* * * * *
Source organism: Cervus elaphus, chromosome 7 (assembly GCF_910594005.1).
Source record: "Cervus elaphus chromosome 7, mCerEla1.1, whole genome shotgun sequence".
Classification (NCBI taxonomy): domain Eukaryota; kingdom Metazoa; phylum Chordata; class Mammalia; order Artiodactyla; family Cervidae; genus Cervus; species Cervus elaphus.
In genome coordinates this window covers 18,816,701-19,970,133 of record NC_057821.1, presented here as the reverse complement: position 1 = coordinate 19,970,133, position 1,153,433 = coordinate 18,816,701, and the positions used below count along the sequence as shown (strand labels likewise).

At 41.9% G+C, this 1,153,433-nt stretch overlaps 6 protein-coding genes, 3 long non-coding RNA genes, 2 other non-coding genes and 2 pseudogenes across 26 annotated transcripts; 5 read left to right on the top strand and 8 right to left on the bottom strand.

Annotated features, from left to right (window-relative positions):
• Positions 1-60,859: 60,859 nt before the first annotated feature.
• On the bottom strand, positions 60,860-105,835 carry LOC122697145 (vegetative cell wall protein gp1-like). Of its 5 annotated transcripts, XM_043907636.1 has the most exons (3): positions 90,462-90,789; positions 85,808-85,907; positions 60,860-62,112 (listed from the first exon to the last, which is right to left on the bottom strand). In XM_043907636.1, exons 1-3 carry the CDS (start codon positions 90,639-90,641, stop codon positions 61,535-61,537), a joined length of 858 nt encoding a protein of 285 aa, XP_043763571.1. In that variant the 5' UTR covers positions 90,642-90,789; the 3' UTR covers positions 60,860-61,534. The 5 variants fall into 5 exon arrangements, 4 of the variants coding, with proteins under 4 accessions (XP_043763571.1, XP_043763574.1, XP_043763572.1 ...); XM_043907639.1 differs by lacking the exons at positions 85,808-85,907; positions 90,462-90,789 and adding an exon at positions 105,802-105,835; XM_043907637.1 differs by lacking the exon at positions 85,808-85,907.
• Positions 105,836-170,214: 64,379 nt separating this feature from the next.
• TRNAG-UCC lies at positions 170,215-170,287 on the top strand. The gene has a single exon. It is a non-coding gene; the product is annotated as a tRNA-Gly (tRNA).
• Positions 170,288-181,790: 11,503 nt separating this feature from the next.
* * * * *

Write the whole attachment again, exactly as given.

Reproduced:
Source organism: Cervus elaphus, chromosome 7 (assembly GCF_910594005.1).
Source record: "Cervus elaphus chromosome 7, mCerEla1.1, whole genome shotgun sequence".
Classification (NCBI taxonomy): domain Eukaryota; kingdom Metazoa; phylum Chordata; class Mammalia; order Artiodactyla; family Cervidae; genus Cervus; species Cervus elaphus.
In genome coordinates this window covers 18,816,701-19,970,133 of record NC_057821.1, presented here as the reverse complement: position 1 = coordinate 19,970,133, position 1,153,433 = coordinate 18,816,701, and the positions used below count along the sequence as shown (strand labels likewise).

At 41.9% G+C, this 1,153,433-nt stretch overlaps 6 protein-coding genes, 3 long non-coding RNA genes, 2 other non-coding genes and 2 pseudogenes across 26 annotated transcripts; 5 read left to right on the top strand and 8 right to left on the bottom strand.

Annotated features, from left to right (window-relative positions):
• Positions 1-60,859: 60,859 nt before the first annotated feature.
• On the bottom strand, positions 60,860-105,835 carry LOC122697145 (vegetative cell wall protein gp1-like). Of its 5 annotated transcripts, XM_043907636.1 has the most exons (3): positions 90,462-90,789; positions 85,808-85,907; positions 60,860-62,112 (listed from the first exon to the last, which is right to left on the bottom strand). In XM_043907636.1, exons 1-3 carry the CDS (start codon positions 90,639-90,641, stop codon positions 61,535-61,537), a joined length of 858 nt encoding a protein of 285 aa, XP_043763571.1. In that variant the 5' UTR covers positions 90,642-90,789; the 3' UTR covers positions 60,860-61,534. The 5 variants fall into 5 exon arrangements, 4 of the variants coding, with proteins under 4 accessions (XP_043763571.1, XP_043763574.1, XP_043763572.1 ...); XM_043907639.1 differs by lacking the exons at positions 85,808-85,907; positions 90,462-90,789 and adding an exon at positions 105,802-105,835; XM_043907637.1 differs by lacking the exon at positions 85,808-85,907.
• Positions 105,836-170,214: 64,379 nt separating this feature from the next.
• TRNAG-UCC lies at positions 170,215-170,287 on the top strand. The gene has a single exon. It is a non-coding gene; the product is annotated as a tRNA-Gly (tRNA).
• Positions 170,288-181,790: 11,503 nt separating this feature from the next.